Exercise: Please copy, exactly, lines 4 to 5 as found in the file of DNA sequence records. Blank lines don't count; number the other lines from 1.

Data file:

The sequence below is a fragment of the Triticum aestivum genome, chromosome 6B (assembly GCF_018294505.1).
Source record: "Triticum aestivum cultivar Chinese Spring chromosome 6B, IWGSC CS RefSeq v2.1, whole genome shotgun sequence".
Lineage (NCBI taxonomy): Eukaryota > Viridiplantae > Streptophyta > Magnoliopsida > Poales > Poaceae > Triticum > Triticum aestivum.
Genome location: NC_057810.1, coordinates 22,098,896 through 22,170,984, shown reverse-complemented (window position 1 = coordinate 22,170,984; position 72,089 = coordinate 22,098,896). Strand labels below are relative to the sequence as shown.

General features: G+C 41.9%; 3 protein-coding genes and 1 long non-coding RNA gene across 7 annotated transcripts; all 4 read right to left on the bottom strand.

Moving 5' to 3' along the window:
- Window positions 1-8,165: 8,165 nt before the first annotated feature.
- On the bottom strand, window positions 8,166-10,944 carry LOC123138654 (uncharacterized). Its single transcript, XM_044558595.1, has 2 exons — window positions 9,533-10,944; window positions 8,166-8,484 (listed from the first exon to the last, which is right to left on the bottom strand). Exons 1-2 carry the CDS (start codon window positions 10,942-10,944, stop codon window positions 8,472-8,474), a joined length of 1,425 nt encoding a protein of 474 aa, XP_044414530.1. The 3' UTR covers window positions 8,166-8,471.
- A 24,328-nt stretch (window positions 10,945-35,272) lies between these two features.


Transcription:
Genome location: NC_057810.1, coordinates 22,098,896 through 22,170,984, shown reverse-complemented (window position 1 = coordinate 22,170,984; position 72,089 = coordinate 22,098,896). Strand labels below are relative to the sequence as shown.

General features: G+C 41.9%; 3 protein-coding genes and 1 long non-coding RNA gene across 7 annotated transcripts; all 4 read right to left on the bottom strand.